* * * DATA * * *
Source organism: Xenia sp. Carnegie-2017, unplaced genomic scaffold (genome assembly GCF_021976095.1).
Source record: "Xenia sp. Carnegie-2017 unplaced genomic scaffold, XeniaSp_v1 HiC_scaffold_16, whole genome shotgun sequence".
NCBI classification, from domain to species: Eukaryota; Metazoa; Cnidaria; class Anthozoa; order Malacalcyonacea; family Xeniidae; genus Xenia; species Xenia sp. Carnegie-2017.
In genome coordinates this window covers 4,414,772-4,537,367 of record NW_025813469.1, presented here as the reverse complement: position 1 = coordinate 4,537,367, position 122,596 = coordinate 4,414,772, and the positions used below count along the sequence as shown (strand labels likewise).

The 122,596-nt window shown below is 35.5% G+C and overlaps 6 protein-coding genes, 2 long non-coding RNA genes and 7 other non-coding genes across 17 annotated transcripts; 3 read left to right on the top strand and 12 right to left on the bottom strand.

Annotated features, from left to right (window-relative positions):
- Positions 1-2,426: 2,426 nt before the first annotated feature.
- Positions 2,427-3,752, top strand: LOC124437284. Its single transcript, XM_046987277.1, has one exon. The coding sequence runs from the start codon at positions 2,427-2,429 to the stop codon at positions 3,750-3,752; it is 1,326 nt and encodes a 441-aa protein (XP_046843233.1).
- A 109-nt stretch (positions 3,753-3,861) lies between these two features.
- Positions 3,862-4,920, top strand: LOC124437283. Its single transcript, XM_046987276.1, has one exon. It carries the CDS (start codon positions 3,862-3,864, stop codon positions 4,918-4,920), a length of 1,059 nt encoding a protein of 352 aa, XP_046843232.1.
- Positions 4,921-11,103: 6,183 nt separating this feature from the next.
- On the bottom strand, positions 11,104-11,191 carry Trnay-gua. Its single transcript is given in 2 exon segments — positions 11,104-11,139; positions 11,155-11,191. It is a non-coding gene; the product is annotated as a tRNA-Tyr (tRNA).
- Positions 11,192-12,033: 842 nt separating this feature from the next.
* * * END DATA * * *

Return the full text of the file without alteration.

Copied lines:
Source organism: Xenia sp. Carnegie-2017, unplaced genomic scaffold (genome assembly GCF_021976095.1).
Source record: "Xenia sp. Carnegie-2017 unplaced genomic scaffold, XeniaSp_v1 HiC_scaffold_16, whole genome shotgun sequence".
NCBI classification, from domain to species: Eukaryota; Metazoa; Cnidaria; class Anthozoa; order Malacalcyonacea; family Xeniidae; genus Xenia; species Xenia sp. Carnegie-2017.
In genome coordinates this window covers 4,414,772-4,537,367 of record NW_025813469.1, presented here as the reverse complement: position 1 = coordinate 4,537,367, position 122,596 = coordinate 4,414,772, and the positions used below count along the sequence as shown (strand labels likewise).

The 122,596-nt window shown below is 35.5% G+C and overlaps 6 protein-coding genes, 2 long non-coding RNA genes and 7 other non-coding genes across 17 annotated transcripts; 3 read left to right on the top strand and 12 right to left on the bottom strand.

Annotated features, from left to right (window-relative positions):
- Positions 1-2,426: 2,426 nt before the first annotated feature.
- Positions 2,427-3,752, top strand: LOC124437284. Its single transcript, XM_046987277.1, has one exon. The coding sequence runs from the start codon at positions 2,427-2,429 to the stop codon at positions 3,750-3,752; it is 1,326 nt and encodes a 441-aa protein (XP_046843233.1).
- A 109-nt stretch (positions 3,753-3,861) lies between these two features.
- Positions 3,862-4,920, top strand: LOC124437283. Its single transcript, XM_046987276.1, has one exon. It carries the CDS (start codon positions 3,862-3,864, stop codon positions 4,918-4,920), a length of 1,059 nt encoding a protein of 352 aa, XP_046843232.1.
- Positions 4,921-11,103: 6,183 nt separating this feature from the next.
- On the bottom strand, positions 11,104-11,191 carry Trnay-gua. Its single transcript is given in 2 exon segments — positions 11,104-11,139; positions 11,155-11,191. It is a non-coding gene; the product is annotated as a tRNA-Tyr (tRNA).
- Positions 11,192-12,033: 842 nt separating this feature from the next.